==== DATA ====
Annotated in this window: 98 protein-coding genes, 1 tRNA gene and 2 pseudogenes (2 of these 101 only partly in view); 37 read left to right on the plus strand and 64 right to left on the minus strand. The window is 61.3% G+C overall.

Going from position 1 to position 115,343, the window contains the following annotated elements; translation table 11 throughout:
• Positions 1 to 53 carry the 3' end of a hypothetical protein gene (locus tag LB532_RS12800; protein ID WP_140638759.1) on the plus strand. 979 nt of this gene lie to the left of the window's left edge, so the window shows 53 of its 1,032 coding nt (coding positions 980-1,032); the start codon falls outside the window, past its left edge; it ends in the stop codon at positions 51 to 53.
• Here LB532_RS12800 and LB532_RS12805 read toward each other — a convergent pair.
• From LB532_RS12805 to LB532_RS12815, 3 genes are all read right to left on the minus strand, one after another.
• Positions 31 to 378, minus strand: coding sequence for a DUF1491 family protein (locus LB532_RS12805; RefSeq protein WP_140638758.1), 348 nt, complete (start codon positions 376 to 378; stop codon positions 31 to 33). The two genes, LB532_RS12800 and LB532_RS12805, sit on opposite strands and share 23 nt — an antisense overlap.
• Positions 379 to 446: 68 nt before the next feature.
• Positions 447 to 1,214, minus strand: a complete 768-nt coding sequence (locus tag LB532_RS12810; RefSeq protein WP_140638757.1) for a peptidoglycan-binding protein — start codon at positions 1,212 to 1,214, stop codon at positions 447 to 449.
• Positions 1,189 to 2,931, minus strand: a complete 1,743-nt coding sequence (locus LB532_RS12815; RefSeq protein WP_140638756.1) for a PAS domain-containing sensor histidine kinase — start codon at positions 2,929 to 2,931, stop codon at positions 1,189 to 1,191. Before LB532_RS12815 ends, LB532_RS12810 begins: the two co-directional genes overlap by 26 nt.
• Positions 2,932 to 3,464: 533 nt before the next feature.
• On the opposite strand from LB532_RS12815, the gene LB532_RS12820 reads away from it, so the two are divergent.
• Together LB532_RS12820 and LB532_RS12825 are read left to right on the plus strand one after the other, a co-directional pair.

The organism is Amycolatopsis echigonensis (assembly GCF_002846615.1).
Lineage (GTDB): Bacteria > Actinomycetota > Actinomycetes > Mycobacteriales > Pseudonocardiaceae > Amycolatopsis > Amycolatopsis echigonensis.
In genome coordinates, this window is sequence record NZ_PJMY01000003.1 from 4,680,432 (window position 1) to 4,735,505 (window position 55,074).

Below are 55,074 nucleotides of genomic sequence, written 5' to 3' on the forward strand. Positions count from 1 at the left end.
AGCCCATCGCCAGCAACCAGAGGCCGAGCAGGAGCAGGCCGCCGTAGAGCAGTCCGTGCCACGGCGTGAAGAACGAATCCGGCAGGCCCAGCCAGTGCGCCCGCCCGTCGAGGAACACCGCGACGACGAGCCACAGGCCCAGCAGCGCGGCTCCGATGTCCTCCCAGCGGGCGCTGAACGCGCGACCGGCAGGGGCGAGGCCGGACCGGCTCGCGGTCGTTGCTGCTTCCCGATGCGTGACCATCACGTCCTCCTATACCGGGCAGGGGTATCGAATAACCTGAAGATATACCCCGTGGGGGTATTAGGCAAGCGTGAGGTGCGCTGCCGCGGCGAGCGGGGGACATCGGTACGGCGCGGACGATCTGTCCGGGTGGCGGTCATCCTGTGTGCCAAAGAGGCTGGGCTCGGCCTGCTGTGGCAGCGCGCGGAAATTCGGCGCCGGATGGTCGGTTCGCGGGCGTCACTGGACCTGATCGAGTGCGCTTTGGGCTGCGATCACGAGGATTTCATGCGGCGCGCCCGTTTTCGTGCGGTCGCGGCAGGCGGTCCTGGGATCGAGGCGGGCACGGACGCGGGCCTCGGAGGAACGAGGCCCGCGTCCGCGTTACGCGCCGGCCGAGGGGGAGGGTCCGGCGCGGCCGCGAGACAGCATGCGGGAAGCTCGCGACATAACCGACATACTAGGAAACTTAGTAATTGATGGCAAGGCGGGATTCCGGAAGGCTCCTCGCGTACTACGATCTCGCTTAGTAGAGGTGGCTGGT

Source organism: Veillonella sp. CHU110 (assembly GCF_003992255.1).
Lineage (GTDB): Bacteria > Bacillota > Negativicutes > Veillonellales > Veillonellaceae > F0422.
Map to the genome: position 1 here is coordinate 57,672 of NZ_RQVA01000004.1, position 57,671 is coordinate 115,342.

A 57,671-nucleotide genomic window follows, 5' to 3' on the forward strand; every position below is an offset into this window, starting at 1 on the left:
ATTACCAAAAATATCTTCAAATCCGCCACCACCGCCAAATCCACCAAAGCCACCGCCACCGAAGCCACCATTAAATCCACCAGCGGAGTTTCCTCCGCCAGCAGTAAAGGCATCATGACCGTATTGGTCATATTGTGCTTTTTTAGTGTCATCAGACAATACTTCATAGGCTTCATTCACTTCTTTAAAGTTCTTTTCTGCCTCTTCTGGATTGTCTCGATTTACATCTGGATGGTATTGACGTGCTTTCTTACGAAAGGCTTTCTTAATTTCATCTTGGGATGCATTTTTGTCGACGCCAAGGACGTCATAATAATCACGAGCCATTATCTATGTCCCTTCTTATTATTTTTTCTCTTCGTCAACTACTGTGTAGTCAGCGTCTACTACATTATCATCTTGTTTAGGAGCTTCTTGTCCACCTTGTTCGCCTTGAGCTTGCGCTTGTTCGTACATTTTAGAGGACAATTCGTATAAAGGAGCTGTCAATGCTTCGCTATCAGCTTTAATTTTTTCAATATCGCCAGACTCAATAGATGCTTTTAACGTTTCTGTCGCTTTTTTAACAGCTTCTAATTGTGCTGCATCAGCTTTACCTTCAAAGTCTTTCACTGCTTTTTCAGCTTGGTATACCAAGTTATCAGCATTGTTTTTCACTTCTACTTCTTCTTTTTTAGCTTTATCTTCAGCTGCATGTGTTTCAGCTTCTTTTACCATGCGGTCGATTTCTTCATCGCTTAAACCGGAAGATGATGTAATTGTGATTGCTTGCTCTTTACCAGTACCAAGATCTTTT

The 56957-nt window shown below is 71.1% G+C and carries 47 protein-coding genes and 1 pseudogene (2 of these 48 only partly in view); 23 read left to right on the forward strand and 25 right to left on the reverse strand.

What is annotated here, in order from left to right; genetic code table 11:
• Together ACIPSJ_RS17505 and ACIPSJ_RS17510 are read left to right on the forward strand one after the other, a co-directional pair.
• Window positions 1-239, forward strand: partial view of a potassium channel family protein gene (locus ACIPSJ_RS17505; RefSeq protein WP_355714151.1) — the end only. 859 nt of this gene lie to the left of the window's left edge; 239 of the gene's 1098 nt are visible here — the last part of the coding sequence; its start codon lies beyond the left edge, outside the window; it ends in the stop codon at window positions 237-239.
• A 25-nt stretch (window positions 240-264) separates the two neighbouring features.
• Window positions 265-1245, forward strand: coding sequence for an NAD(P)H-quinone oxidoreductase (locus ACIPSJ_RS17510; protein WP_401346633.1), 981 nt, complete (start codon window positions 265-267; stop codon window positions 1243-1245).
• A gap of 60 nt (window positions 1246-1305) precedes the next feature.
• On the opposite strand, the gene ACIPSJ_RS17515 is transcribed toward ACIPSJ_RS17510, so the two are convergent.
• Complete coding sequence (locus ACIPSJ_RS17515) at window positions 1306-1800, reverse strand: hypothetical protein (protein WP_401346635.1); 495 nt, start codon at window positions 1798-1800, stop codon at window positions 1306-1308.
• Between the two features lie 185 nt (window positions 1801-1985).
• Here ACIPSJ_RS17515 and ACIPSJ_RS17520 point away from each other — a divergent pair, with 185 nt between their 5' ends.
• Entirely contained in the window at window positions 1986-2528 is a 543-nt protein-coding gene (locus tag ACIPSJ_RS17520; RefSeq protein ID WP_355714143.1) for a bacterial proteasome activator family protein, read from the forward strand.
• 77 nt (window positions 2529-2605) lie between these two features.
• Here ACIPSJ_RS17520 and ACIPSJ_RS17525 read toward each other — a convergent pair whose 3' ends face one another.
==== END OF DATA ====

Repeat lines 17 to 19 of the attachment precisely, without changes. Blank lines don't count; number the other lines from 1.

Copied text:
AGCCCATCGCCAGCAACCAGAGGCCGAGCAGGAGCAGGCCGCCGTAGAGCAGTCCGTGCCACGGCGTGAAGAACGAATCCGGCAGGCCCAGCCAGTGCGCCCGCCCGTCGAGGAACACCGCGACGACGAGCCACAGGCCCAGCAGCGCGGCTCCGATGTCCTCCCAGCGGGCGCTGAACGCGCGACCGGCAGGGGCGAGGCCGGACCGGCTCGCGGTCGTTGCTGCTTCCCGATGCGTGACCATCACGTCCTCCTATACCGGGCAGGGGTATCGAATAACCTGAAGATATACCCCGTGGGGGTATTAGGCAAGCGTGAGGTGCGCTGCCGCGGCGAGCGGGGGACATCGGTACGGCGCGGACGATCTGTCCGGGTGGCGGTCATCCTGTGTGCCAAAGAGGCTGGGCTCGGCCTGCTGTGGCAGCGCGCGGAAATTCGGCGCCGGATGGTCGGTTCGCGGGCGTCACTGGACCTGATCGAGTGCGCTTTGGGCTGCGATCACGAGGATTTCATGCGGCGCGCCCGTTTTCGTGCGGTCGCGGCAGGCGGTCCTGGGATCGAGGCGGGCACGGACGCGGGCCTCGGAGGAACGAGGCCCGCGTCCGCGTTACGCGCCGGCCGAGGGGGAGGGTCCGGCGCGGCCGCGAGACAGCATGCGGGAAGCTCGCGACATAACCGACATACTAGGAAACTTAGTAATTGATGGCAAGGCGGGATTCCGGAAGGCTCCTCGCGTACTACGATCTCGCTTAGTAGAGGTGGCTGGT

Source organism: Veillonella sp. CHU110 (assembly GCF_003992255.1).
Lineage (GTDB): Bacteria > Bacillota > Negativicutes > Veillonellales > Veillonellaceae > F0422.